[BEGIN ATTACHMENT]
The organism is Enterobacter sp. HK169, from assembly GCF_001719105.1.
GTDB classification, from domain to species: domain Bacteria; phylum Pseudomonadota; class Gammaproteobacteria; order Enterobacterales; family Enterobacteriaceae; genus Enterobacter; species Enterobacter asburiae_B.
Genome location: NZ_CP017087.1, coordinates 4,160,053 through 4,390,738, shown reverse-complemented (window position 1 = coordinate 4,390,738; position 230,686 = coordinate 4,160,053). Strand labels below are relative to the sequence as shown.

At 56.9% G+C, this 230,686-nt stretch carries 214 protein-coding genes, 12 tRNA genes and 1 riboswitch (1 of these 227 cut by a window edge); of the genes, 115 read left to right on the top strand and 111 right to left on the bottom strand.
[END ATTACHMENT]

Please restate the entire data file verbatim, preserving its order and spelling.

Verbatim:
The organism is Enterobacter sp. HK169, from assembly GCF_001719105.1.
GTDB classification, from domain to species: domain Bacteria; phylum Pseudomonadota; class Gammaproteobacteria; order Enterobacterales; family Enterobacteriaceae; genus Enterobacter; species Enterobacter asburiae_B.
Genome location: NZ_CP017087.1, coordinates 4,160,053 through 4,390,738, shown reverse-complemented (window position 1 = coordinate 4,390,738; position 230,686 = coordinate 4,160,053). Strand labels below are relative to the sequence as shown.

At 56.9% G+C, this 230,686-nt stretch carries 214 protein-coding genes, 12 tRNA genes and 1 riboswitch (1 of these 227 cut by a window edge); of the genes, 115 read left to right on the top strand and 111 right to left on the bottom strand.